The 1st school term ends today and after three months of classes around 10,000 students are still without a teacher in some subjects, reflecting the same old worrying problem once again.
The 2021/2022 school year is the third within the pandemic, but on top of the constraints imposed by Covid-19, the 1st term of this school year students are facing what is becoming the ‘usual’ problem that worries school principals and unions: the hours in the lesson timetable that remain unfilled.
According to a survey made by the National Federation of Teachers (Fenprof), there are around 10,000 students who are now on Christmas vacation without having had classes in all subjects, due to a lack of teachers.
The most affected subjects are the usual ones: Portuguese with 27 hours to fill (13.8% of the total), English (24 hours), Physics and Chemistry (18) and Informatics (17).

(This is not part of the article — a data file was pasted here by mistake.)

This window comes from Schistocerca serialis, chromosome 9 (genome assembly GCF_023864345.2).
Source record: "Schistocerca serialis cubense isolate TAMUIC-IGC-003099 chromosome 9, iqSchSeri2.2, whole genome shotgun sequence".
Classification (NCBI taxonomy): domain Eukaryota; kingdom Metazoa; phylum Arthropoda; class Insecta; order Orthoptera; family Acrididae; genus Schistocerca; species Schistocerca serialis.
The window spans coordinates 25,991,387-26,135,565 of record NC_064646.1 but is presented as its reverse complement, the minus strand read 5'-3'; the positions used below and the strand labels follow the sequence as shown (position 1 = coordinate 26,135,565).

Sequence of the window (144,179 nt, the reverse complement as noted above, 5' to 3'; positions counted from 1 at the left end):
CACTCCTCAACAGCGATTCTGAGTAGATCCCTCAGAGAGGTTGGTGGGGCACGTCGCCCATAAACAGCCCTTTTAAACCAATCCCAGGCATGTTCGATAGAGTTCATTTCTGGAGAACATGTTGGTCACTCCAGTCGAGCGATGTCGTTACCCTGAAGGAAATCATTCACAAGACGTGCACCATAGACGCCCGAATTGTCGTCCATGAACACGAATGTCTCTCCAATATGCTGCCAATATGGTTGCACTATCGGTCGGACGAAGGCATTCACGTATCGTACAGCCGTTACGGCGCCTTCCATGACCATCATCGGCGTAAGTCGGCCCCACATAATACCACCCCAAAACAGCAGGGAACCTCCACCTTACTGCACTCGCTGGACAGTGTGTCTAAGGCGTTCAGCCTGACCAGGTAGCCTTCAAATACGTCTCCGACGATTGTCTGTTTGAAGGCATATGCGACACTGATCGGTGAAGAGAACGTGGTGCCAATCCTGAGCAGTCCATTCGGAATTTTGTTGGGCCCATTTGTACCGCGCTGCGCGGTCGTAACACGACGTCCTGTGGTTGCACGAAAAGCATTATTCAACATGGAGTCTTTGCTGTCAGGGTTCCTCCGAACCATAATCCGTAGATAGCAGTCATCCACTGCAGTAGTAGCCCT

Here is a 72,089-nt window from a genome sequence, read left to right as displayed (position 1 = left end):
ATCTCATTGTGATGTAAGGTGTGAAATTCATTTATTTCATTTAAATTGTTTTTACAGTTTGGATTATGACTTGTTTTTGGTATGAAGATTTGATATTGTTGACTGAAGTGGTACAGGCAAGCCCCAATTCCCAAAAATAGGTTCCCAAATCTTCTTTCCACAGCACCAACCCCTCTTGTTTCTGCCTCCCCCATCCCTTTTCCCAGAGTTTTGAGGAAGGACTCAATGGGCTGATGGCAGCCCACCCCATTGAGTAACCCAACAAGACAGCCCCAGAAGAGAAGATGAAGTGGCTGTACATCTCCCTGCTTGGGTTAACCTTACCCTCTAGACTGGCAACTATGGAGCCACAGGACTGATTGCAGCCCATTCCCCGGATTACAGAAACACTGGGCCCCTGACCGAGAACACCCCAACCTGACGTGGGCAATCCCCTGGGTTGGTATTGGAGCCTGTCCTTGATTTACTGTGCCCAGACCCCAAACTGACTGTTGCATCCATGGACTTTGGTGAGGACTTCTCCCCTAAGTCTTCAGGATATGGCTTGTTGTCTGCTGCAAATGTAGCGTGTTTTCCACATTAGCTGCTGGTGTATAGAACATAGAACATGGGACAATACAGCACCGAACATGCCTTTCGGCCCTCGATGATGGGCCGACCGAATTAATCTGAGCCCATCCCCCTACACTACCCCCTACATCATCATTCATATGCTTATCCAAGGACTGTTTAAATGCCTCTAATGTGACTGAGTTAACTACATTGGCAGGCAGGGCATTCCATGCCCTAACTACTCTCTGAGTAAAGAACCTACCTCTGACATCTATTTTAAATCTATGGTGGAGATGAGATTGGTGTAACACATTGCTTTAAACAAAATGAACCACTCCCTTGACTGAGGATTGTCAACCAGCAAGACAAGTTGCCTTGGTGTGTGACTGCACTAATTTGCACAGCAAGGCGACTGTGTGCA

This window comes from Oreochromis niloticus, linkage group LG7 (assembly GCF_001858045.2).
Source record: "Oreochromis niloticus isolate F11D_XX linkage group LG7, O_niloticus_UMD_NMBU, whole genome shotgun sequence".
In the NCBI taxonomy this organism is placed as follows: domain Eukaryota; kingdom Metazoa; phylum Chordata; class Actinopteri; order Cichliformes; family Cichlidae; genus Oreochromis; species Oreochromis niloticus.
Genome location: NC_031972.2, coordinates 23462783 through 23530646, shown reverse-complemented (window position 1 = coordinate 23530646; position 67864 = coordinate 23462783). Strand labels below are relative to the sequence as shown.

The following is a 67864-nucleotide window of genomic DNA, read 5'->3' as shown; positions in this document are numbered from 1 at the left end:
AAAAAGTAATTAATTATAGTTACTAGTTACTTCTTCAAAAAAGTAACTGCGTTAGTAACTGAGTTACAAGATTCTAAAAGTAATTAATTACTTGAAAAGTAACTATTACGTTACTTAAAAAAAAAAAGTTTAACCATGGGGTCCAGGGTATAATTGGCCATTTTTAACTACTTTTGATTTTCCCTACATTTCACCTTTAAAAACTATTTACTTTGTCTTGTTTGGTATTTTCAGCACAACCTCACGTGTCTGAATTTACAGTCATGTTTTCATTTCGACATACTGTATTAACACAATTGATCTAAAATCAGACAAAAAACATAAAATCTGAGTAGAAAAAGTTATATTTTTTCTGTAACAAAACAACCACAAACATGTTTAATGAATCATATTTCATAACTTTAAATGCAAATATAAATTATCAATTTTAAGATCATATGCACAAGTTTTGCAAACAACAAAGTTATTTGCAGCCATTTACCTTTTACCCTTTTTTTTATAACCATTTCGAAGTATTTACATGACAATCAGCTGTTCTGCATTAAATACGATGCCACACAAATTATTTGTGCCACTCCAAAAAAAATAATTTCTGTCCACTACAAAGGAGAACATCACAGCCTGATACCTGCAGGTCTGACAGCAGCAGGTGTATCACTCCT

By region, and similarly to what happened in previous years, the schools with more difficulty in filling all the timetables are in Lisbon, which on Wednesday had 90 timetables incomplete, equivalent to 46.6% of the total, followed by Setúbal (53) and Faro (14).
In November, the Government announced the creation of a ‘task-force’ to help schools that still lack teachers, as they are not able to fill all the timetables even after resorting to hiring a school.
However, “The ‘task-force’ may have had an effect in one case or another, but we do not need a ‘task-force’, we need a structural investment”, defended the president of the National Association of Directors of Groupings and Public Schools (ANDAEP).
Classes without teachers is not a current problem, its resolution is becomingly increasingly urgent. The current ‘solution’ of allocating extra hours to teachers who are already in place is much criticised by teaching unions, and not ideal for directors. The teachers, who are already tired, are even more overloaded.
Teachers say they have been informed that overtime hours will be mandatory and that this distribution of hours among teachers does not require superior authorisation. Fenprof see this “as a form of threat, teachers are told that absences from overtime will have to be justified, otherwise disciplinary proceedings will be opened”.
DISCUSS: What should change with the current system?
Original article available in Portuguese at http://postal.pt/